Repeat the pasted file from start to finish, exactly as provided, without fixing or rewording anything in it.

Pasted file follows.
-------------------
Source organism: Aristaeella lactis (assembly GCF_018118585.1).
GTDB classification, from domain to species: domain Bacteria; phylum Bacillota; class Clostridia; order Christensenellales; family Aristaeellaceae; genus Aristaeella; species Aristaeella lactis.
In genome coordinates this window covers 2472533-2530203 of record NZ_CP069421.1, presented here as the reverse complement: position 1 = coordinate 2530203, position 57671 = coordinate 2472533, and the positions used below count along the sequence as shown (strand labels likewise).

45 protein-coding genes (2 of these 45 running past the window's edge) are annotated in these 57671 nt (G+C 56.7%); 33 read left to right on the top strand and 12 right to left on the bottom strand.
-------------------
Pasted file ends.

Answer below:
Source organism: Aristaeella lactis (assembly GCF_018118585.1).
GTDB classification, from domain to species: domain Bacteria; phylum Bacillota; class Clostridia; order Christensenellales; family Aristaeellaceae; genus Aristaeella; species Aristaeella lactis.
In genome coordinates this window covers 2472533-2530203 of record NZ_CP069421.1, presented here as the reverse complement: position 1 = coordinate 2530203, position 57671 = coordinate 2472533, and the positions used below count along the sequence as shown (strand labels likewise).

45 protein-coding genes (2 of these 45 running past the window's edge) are annotated in these 57671 nt (G+C 56.7%); 33 read left to right on the top strand and 12 right to left on the bottom strand.